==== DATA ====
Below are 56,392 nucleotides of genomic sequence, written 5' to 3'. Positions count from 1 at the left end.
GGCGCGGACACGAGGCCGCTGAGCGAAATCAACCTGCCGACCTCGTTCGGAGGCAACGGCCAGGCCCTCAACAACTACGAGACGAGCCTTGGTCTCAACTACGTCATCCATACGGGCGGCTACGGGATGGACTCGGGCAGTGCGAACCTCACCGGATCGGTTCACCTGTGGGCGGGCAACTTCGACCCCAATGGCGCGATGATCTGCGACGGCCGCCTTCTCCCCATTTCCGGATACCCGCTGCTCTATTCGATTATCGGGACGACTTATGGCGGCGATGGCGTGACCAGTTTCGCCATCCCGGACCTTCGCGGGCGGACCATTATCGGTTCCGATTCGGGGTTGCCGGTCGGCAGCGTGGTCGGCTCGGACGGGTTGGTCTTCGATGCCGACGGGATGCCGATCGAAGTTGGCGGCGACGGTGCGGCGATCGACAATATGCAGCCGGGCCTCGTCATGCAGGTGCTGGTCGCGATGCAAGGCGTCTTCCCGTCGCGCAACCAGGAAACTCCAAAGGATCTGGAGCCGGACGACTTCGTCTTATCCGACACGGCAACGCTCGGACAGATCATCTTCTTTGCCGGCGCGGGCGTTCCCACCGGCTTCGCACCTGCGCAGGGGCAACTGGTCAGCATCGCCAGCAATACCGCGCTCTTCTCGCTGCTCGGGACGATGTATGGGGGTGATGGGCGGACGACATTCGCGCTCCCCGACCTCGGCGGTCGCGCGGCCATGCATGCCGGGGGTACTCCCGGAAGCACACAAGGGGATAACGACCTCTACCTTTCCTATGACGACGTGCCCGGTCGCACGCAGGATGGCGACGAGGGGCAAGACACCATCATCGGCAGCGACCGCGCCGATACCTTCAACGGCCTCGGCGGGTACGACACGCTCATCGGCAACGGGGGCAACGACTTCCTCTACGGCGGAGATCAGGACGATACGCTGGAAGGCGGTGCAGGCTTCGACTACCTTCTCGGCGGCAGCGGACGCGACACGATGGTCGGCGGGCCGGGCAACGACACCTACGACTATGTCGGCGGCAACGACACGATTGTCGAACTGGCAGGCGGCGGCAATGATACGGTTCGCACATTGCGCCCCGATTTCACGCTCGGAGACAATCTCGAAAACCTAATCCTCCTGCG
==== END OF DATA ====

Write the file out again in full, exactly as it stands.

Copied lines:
Below are 56,392 nucleotides of genomic sequence, written 5' to 3'. Positions count from 1 at the left end.
GGCGCGGACACGAGGCCGCTGAGCGAAATCAACCTGCCGACCTCGTTCGGAGGCAACGGCCAGGCCCTCAACAACTACGAGACGAGCCTTGGTCTCAACTACGTCATCCATACGGGCGGCTACGGGATGGACTCGGGCAGTGCGAACCTCACCGGATCGGTTCACCTGTGGGCGGGCAACTTCGACCCCAATGGCGCGATGATCTGCGACGGCCGCCTTCTCCCCATTTCCGGATACCCGCTGCTCTATTCGATTATCGGGACGACTTATGGCGGCGATGGCGTGACCAGTTTCGCCATCCCGGACCTTCGCGGGCGGACCATTATCGGTTCCGATTCGGGGTTGCCGGTCGGCAGCGTGGTCGGCTCGGACGGGTTGGTCTTCGATGCCGACGGGATGCCGATCGAAGTTGGCGGCGACGGTGCGGCGATCGACAATATGCAGCCGGGCCTCGTCATGCAGGTGCTGGTCGCGATGCAAGGCGTCTTCCCGTCGCGCAACCAGGAAACTCCAAAGGATCTGGAGCCGGACGACTTCGTCTTATCCGACACGGCAACGCTCGGACAGATCATCTTCTTTGCCGGCGCGGGCGTTCCCACCGGCTTCGCACCTGCGCAGGGGCAACTGGTCAGCATCGCCAGCAATACCGCGCTCTTCTCGCTGCTCGGGACGATGTATGGGGGTGATGGGCGGACGACATTCGCGCTCCCCGACCTCGGCGGTCGCGCGGCCATGCATGCCGGGGGTACTCCCGGAAGCACACAAGGGGATAACGACCTCTACCTTTCCTATGACGACGTGCCCGGTCGCACGCAGGATGGCGACGAGGGGCAAGACACCATCATCGGCAGCGACCGCGCCGATACCTTCAACGGCCTCGGCGGGTACGACACGCTCATCGGCAACGGGGGCAACGACTTCCTCTACGGCGGAGATCAGGACGATACGCTGGAAGGCGGTGCAGGCTTCGACTACCTTCTCGGCGGCAGCGGACGCGACACGATGGTCGGCGGGCCGGGCAACGACACCTACGACTATGTCGGCGGCAACGACACGATTGTCGAACTGGCAGGCGGCGGCAATGATACGGTTCGCACATTGCGCCCCGATTTCACGCTCGGAGACAATCTCGAAAACCTAATCCTCCTGCG